The privatisation of social services to tribal corporations is exactly what they have been calling for. With the Maori economy now worth upwards of $70 billion, iwi leaders have long recognised that lucrative money-making opportunities exist in Maori disadvantage.

Cynics would say this is why tribal leaders have largely refused to use their growing wealth – built on the back of taxpayer-funded Treaty settlements – to help those who are struggling.

The separatists calling for a Maori Health Authority, do not want State involvement. But as Chris Trotter warns, the prospect of tribal corporations in “pursuit of private profit” supplying taxpayer-funded health services to family members without State oversight, raises important questions of accountability.

Surely, the deal is this: if the State pays, then the State must have oversight and control.

Since the State will be providing the funding, then the Maori Health Authority must be fully accountable to the State for its performance and spending.

This same argument should apply to the calls for separatist control of the Government’s child protection agency. Driven by radical activists, a vindictive campaign has been run to undermine Oranga Tamariki. As a result, the Minister for Children has established a Maori advisory board to consider the devolution of the protection of abused children to private tribal agencies.

But no Government can wash its hands of vulnerable children – nor can it turn its back on the need for State oversight and control. 

Already Lady Tureiti Moxon, tipped as a potential leader for a separatist Maori child protection service, is calling for abusive parents to be compensated for having their children removed: “I think the Crown should be looking at an apology and certainly should be looking at compensating a lot of these whanau, and returning children back to their parents.”

Does this engender confidence that an iwi-led autonomous child protection agency would have the best interests of the child at heart?

While many concerns are now being raised about He Puapua, what has not been questioned to date is the validity of two key concepts that underpin the separatist agenda – the first is the claim that the Treaty of Waitangi established a “partnership” between Maori and the Crown, and second is that the Treaty promised “equity” for Maori.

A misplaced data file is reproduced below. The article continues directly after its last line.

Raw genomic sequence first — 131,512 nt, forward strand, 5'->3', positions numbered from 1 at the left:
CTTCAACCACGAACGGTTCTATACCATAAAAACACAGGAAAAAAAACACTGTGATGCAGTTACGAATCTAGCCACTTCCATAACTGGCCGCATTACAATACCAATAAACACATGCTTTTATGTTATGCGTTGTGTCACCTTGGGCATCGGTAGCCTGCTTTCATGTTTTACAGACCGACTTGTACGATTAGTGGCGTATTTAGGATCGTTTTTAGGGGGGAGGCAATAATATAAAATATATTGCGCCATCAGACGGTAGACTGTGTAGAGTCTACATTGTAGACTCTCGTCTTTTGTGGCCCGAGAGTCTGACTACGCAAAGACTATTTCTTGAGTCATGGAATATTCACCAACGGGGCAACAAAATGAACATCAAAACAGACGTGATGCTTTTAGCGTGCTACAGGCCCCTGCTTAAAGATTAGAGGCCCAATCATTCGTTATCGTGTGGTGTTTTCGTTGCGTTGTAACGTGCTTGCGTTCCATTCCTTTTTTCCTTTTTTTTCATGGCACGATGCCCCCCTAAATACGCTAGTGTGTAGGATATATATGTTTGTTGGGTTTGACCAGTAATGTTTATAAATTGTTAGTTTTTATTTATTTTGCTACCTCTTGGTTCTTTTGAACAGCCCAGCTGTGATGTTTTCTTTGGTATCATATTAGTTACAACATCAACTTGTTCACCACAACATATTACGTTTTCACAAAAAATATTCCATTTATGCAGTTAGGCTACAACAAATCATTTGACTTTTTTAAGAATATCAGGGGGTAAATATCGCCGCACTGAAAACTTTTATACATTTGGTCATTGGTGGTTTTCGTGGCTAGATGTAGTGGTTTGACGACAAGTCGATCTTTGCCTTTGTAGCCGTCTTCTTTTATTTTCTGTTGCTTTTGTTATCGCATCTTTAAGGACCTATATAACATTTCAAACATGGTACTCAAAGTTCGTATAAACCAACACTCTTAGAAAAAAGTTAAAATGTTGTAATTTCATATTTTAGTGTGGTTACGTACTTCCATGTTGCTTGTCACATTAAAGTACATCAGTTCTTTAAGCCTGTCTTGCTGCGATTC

Firstly, Maori cannot be partners in any constitutional sense with the Crown – as the former Judge and law lecturer Anthony Willy explains, “It was and is constitutionally impossible for the Crown to enter into a partnership with her subjects. She can as she did in 1840 make promises to them but by definition, the Crown is supreme, and the people are subject to her laws.”

Essentially, any claim of the existence of a constitutional ‘partnership’ is a deception that is being used to gain power and subvert democracy.

Democratic rights are based on the notion of one person one vote. But by asserting constitutional ‘partnership’ rights as justification, separatists are calling for the 15 percent of Maori to be given, not 15 percent of democratic power, but 50 percent.

Maori co-governance is not democracy – co-governance destroys democracy as we know it.

Secondly, based on the absurd notion that the Treaty guarantees equal outcomes for Maori, the concept of “equity” has been fabricated to justify separatism.

Equity is a political construct invented by the Waitangi Tribunal and outlined in a 2019 report: “Article 3 of the Treaty confirms that Maori have all the rights and privileges of British subjects. The Tribunal has found that this article not only guarantees Maori freedom from discrimination but also obliges the Crown to positively promote equity.”